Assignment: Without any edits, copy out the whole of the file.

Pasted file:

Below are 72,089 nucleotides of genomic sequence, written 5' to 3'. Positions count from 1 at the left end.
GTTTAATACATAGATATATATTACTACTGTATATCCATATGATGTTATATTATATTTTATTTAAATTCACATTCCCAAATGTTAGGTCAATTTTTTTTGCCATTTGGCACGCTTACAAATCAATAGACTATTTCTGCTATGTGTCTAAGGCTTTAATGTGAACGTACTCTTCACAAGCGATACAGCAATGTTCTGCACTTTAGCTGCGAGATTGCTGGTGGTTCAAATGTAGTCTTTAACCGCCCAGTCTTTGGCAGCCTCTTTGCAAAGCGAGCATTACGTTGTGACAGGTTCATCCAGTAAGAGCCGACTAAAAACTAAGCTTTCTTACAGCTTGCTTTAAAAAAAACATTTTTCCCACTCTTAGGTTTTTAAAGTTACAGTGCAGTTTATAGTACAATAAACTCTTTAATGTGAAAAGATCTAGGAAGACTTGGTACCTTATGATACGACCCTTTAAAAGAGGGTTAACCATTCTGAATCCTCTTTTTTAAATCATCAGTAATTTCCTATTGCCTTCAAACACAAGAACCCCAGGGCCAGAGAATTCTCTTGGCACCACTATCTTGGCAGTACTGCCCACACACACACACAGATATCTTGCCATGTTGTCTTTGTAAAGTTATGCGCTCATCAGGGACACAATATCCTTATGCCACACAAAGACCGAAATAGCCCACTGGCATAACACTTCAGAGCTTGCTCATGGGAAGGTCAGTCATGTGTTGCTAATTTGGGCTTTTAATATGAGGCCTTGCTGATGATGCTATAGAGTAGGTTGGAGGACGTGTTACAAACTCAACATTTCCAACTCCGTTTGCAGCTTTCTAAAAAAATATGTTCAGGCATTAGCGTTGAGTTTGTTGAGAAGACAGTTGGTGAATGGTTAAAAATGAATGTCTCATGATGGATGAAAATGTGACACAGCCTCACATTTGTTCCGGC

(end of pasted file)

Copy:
Below are 72,089 nucleotides of genomic sequence, written 5' to 3'. Positions count from 1 at the left end.
GTTTAATACATAGATATATATTACTACTGTATATCCATATGATGTTATATTATATTTTATTTAAATTCACATTCCCAAATGTTAGGTCAATTTTTTTTGCCATTTGGCACGCTTACAAATCAATAGACTATTTCTGCTATGTGTCTAAGGCTTTAATGTGAACGTACTCTTCACAAGCGATACAGCAATGTTCTGCACTTTAGCTGCGAGATTGCTGGTGGTTCAAATGTAGTCTTTAACCGCCCAGTCTTTGGCAGCCTCTTTGCAAAGCGAGCATTACGTTGTGACAGGTTCATCCAGTAAGAGCCGACTAAAAACTAAGCTTTCTTACAGCTTGCTTTAAAAAAAACATTTTTCCCACTCTTAGGTTTTTAAAGTTACAGTGCAGTTTATAGTACAATAAACTCTTTAATGTGAAAAGATCTAGGAAGACTTGGTACCTTATGATACGACCCTTTAAAAGAGGGTTAACCATTCTGAATCCTCTTTTTTAAATCATCAGTAATTTCCTATTGCCTTCAAACACAAGAACCCCAGGGCCAGAGAATTCTCTTGGCACCACTATCTTGGCAGTACTGCCCACACACACACACAGATATCTTGCCATGTTGTCTTTGTAAAGTTATGCGCTCATCAGGGACACAATATCCTTATGCCACACAAAGACCGAAATAGCCCACTGGCATAACACTTCAGAGCTTGCTCATGGGAAGGTCAGTCATGTGTTGCTAATTTGGGCTTTTAATATGAGGCCTTGCTGATGATGCTATAGAGTAGGTTGGAGGACGTGTTACAAACTCAACATTTCCAACTCCGTTTGCAGCTTTCTAAAAAAATATGTTCAGGCATTAGCGTTGAGTTTGTTGAGAAGACAGTTGGTGAATGGTTAAAAATGAATGTCTCATGATGGATGAAAATGTGACACAGCCTCACATTTGTTCCGGC